In February 2016, Lucapa Diamond Company announced the discovery of the biggest recorded diamond in Angola, confirmed as a Type IIa D-color gem-quality stone. The 404-carat diamond from the Perth-based company’s Lulo project is also the 27th biggest recorded diamond in the world and the biggest diamond ever discovered by an Australian company.

Nikolas Polka, CEO of diamond consortium Nemesis International, bought the rough stone and turned to Fawaz Gruosi, founder and creative director of De Grisogono, a Geneva-based jeweler.

A team of more than 10 specialists transformed the 404.20 carat diamond – the largest they had ever worked with – into the final cut-and-polished gem.

Christie’s statement above describes how, “Diamond expert Isaac Barhorin spent weeks examining the stone in different lights … ‘I start by seeing what the stone can give,’ Barhorin explains. ‘I am looking for cracks, grainy spots, feathers and carbon spots, and I will build the stone around these.

The goal is to reach an internally flawless stone.’ Using a felt-tip pen, he marked where the first cuts should fall.. They go on to explain how, “On 29 June 2016, after months of analysis, 80-year-old master diamond cleaver Ben Green was ready to go to work. A diamond cutter since 1964, Green is respected as the number-one cleaver in the world. ‘Diamond is like wood, it has a grain,’ he says. ‘You can saw it or divide it along the grain.’ Using the traditional low-tech tools of the diamond cleaver’s trade – dark cement to hold the diamond in place on the wooden stump, a loupe and two flat blades- Green split the stone cleanly in two.”

The diamond that was extracted from it is one of the largest D-Flawless emerald-cut diamonds the GIA has ever seen, and the largest ever to be offered for sale at auction. “The extreme rarity of a diamond of this quality cannot be overstated,” GIA researchers wrote in their monograph on the stone.

De GRISOGONO founder Fawaz Gruosi and his team of five master craftsmen and women then setting about transforming this hug stone into a wearable piece of jewelry. Gruosi and his team eventually decided on an asymmetric design featuring 18 emerald-cut diamonds on one side, with the 163.41-carat diamond as the centrepiece. After being sent on a tour to Hong Kong, London, Dubai and New York, the 163.41 carat, flawless D-colour emerald-cut diamond will be offered in Christie’s Magnificent Jewels  sale on 14 November in Geneva.


Giant diamond originating from the largest rough in Angolan history will go under the hammer at Christie’s in Geneva in November.

28 September-1 October 2017
22nd Floor, Alexandra House, 18 Chater Road Central

4-7 October 2017
8, King Street, SW1Y 6QT London

de GRISOGONO in Dubai
17-19 October 2017

4-5 November 2017
Rockefeller Centre, 20 Rockefeller Plaza

Contact Corlia Roberts for more on diamonds, diamond auctions or Diamond Courses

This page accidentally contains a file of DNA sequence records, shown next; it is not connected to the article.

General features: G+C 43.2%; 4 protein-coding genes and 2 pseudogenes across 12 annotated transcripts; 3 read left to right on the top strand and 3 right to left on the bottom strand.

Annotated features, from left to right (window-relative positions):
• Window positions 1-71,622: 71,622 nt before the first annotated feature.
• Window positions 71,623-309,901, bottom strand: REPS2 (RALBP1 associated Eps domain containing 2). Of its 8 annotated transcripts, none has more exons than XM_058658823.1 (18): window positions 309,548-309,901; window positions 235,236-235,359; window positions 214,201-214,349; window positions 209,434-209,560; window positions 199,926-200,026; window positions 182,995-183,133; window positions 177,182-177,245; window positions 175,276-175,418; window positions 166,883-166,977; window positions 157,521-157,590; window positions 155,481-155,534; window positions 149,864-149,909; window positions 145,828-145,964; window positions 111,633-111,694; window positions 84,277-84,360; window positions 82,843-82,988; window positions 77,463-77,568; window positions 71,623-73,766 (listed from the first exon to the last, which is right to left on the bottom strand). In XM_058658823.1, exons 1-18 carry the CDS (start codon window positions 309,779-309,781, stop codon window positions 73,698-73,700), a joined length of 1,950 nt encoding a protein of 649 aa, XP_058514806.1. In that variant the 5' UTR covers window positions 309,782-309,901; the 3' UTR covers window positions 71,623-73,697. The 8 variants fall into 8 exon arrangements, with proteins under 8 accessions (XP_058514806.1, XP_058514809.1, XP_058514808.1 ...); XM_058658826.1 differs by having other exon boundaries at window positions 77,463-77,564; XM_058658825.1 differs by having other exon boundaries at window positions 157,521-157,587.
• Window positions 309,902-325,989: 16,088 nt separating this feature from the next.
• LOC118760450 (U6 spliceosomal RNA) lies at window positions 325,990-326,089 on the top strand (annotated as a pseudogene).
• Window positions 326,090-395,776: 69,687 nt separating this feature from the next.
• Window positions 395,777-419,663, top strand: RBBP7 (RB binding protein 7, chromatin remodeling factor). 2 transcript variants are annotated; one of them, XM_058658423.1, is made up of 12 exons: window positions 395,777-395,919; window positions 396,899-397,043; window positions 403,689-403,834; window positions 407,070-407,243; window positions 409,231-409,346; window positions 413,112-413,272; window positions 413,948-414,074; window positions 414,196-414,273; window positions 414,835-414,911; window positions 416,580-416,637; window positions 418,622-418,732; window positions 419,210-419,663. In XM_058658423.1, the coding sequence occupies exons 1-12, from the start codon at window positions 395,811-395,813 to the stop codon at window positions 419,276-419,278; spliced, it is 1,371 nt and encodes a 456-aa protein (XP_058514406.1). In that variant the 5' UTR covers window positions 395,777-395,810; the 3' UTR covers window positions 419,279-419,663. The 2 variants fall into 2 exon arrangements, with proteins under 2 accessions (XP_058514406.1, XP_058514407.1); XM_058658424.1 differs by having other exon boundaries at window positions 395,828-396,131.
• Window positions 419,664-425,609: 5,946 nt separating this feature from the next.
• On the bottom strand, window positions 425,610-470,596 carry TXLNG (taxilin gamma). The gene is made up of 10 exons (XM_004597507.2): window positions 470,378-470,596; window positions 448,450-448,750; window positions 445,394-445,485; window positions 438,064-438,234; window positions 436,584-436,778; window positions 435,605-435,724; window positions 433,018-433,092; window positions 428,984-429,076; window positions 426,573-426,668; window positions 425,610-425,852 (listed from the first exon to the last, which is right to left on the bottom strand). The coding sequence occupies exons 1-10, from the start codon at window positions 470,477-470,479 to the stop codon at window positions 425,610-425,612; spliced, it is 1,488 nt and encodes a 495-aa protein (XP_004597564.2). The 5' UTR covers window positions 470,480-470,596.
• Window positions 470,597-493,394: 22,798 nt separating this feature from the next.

South African mining in crisis – comment by Yolanda Torrisi


South African mining in crisis – comment by Yolanda Torrisi

The mining industry in South Africa is in crisis owing to a combination of factors and there are no signs that it can recover in the short to medium term. Most of the factors stifling the industry can be related to government policy, which have hit internal and external investment very hard.

Chamber of Mines of South Africa CEO Roger Baxter, a former speaker at the African Mining Network, told the Paydirt 2017 Africa Downunder conference in Perth this month that business confidence in the country was at its lowest levels in more than 30 years.

He said key governance and policy challenges had eroded business and investor confidence, undermining investment. These challenges coupled with policy and regulatory uncertainty had frozen new investment in the sector.

The result was that real mining GDP in 2016 of R226 billion was smaller than it was in 1994 when it was R242 billion while real mining fixed investment had shrunk over the past two years.

Another consequence was that the mining industry in South Africa made an accumulated loss of more than R30 billion in 2015. Evidence of this can be found this year with 65% of the country’s once strong platinum mining industry not being profitable.

Roger Baxter said that despite the country’s mineral potential, since 2013 the policy perception index, a report card of investment attractiveness of mining policies, had deteriorated to 84th out of 104 global jurisdictions.

Critical factors affecting the investment attractiveness were:

* Uncertainty regarding the ownership element of the mining charter.

* Uncertainty created by the DMR’s unilaterally developed and imposed reviewed mining charter (RMC17).

* Uncertainty regarding the finalisation of the MPRDA Amendment Bill which is incomplete after being published nearly five years ago (eg remaining uncertainty on s11 approvals).